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FRIDAY'S REPORT that the U.S. jobless rate for September had fallen to 7.8 percent means little in itself--the Labor Department announcement comes with enough asterisks to fill a steamer trunk--but numbers sometimes carry an import beyond themselves. In great part, the economy is psychology, and the breaching of the 8-percent barrier, for the first time since Barack Obama's swearing-in as president, may combine with other favorable data to give this stumbling economy a steadier gait.
Leading indicators of last month's 0.3 unemployment-rate gain include an upturn in car sales, which recently posted their strongest showing since March 2008; a seven-year high in home prices; and a rise in chain-store buying. These increases dovetail with recent reports of stronger consumer confidence. A late-September Wall Street Journal/NBC poll found 18 percent more Americans believing the economy was improving than not. Because 70 percent of the U.S. economy is based on consumer spending, these are hopeful signs heading into November and the Christmas shopping season.
Some glad tidings for working America also materialized. Anemic job-gain numbers for both July and August were revised, on fuller data, to ruddier sums: The third quarter saw creation of 437,000 net jobs (assuming a reliable September report). That's hardly a cure for what ails us--12 million Americans officially jobless with another 10 million stuck in part-time, no-benefits work--but it's something. At least private-sector workers are working more hours than in August, while labor-force participation, which had fallen steadily this year as frustrated job seekers left the labor market, stabilized. Stemming this dropout rate is another hint that perhaps the worst of the Great Recession/Pipsqueak Recovery is past.
TURNING THE KNOB
Alas, it's also true that focusing the microscope on some of these hopeful numbers and trends reveals a swarm of dystrophic asterisks:
* If September's 114,000 new-jobs datum holds up, it would represent 28,000 fewer jobs than were created in August and 67,000 fewer than in July.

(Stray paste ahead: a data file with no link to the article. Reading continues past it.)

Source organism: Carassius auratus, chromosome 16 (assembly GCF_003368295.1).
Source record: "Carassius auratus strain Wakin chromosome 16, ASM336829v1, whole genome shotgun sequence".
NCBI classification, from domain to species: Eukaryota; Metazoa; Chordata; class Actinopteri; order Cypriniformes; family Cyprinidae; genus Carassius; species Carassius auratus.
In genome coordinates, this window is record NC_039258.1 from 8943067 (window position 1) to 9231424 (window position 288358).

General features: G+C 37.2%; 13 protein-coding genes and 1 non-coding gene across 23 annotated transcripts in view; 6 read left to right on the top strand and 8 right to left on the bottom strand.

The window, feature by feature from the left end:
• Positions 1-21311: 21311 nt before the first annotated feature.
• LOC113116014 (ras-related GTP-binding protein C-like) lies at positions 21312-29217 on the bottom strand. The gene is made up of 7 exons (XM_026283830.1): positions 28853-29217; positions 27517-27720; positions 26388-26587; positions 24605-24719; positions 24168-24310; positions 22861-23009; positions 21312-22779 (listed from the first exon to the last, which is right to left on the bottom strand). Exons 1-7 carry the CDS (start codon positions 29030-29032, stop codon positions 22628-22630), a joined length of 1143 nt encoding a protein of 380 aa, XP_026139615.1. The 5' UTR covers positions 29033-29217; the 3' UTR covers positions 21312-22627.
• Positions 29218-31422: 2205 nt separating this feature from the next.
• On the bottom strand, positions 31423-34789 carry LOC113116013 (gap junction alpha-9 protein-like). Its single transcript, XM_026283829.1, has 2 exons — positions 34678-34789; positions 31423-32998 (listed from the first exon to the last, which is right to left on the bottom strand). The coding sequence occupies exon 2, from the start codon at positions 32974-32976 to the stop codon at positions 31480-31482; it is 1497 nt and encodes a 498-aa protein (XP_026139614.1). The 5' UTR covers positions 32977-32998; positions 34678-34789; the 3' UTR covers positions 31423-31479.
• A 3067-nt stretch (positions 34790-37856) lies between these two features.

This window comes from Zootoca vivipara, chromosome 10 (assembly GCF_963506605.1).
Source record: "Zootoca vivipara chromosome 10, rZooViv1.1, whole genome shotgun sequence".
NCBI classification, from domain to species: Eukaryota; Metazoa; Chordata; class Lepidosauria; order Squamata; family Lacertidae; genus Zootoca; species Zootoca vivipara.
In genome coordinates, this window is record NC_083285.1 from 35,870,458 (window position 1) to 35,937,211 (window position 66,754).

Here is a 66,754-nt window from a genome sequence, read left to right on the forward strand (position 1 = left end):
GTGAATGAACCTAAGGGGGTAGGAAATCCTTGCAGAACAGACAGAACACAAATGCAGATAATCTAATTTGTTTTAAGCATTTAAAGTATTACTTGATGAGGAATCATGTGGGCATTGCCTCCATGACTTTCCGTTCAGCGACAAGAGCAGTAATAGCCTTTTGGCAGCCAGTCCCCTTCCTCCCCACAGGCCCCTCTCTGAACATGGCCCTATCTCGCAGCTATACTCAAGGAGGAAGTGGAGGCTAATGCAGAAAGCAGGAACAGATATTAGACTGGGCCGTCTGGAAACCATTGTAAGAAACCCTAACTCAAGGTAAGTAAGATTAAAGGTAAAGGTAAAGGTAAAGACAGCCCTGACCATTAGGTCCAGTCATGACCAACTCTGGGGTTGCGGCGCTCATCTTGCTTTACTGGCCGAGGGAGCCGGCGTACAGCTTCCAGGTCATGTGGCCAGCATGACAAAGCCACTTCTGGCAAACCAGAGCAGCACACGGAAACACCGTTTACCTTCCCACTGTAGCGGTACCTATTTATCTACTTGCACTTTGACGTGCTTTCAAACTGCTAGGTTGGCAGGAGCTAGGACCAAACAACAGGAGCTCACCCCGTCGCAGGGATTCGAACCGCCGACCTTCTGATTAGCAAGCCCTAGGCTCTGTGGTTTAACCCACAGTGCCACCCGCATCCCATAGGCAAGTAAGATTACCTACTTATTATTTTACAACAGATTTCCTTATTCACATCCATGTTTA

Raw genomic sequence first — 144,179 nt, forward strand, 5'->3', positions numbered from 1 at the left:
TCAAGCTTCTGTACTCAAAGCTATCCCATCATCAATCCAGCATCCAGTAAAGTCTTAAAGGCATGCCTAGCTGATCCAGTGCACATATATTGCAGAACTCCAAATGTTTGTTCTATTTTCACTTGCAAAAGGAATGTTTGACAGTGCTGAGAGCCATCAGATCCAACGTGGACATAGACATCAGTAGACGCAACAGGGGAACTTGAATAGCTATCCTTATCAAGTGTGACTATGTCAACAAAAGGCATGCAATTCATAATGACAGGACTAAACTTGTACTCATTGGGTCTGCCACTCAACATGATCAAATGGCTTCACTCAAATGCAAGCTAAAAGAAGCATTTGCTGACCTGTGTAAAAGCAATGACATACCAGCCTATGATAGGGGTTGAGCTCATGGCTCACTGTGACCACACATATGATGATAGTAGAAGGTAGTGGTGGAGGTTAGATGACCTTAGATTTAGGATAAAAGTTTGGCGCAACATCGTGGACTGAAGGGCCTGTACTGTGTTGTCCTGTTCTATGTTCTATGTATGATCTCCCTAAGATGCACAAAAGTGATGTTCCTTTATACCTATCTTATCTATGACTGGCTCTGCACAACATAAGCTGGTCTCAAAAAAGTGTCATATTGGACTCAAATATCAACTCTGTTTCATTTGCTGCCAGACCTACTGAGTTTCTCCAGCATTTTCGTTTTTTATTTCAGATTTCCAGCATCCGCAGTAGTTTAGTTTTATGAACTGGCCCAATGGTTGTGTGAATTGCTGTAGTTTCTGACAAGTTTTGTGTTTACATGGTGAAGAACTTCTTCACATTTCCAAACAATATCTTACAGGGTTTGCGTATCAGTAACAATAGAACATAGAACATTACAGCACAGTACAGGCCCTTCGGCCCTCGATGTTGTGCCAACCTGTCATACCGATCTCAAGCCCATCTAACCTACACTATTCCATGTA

* While total (versus net) employment rose by 873,000 jobs in September, a remarkable 67 percent (582,000) of those were part-time positions. Writing in Great Britain's left-leaning Guardian newspaper, business columnist Moira Herbst laments the trend of "more part-time jobs, many of them low-wage, taking the place of solid middle-class careers" and points to a National Employment Law Project study revealing that during the recovery job gains in low-wage occupations have grown three times as fast as those in middle- and higher-wage positions.
* Workforce attrition during the recovery makes the 7.8 percent jobless rate look better than it is. Had not hundreds of thousands of Americans simply given up trying to find a job, says Peter Morici of the University of Maryland, "we'd be at 9.7-9.8 percent unemployment."
* Only 19.3 percent of jobless Americans found employment in September, reports the Labor Department--a smaller percentage than during any one-month period of the recessions that began in 1990 or 2001. Meanwhile, according to a Wall Street Journal news story, 40 percent of the unemployed, or 4.8 million people, have been out of work more than six months. "Unemployed workers," states the Journal, "are now more likely to quit looking than to find a job."
* Even extracting the positives of the September jobs report and other hopeful trends, middle-class wealth has fallen sharply since the recession technically ended in June 2009, which further implicates the quality of jobs being created. "Real median household income is down [over the last 39 months] $3,040," editorializes the Journal. "The economy is growing but real incomes are still falling"--a conclusion that will surprise few on Main Street.
A BLOW DUCKED
Like the economy, politics is also in large part psychology. After last Wednesday's debate, we opined that Friday's jobs report could be the devastating finishing punch of a one-two combination rained upon President Obama by the week's events. That punch whizzed by the president's head.
Meanwhile, it's well to remember that America's economic woes are wrapped up in a global downturn that preceded the Obama presidency and may outlast it, even if it's eight years. Of course, wise government policies can help a given nation fare better. So can numbers that inspire confidence. Let's hope 7.8 is one of them.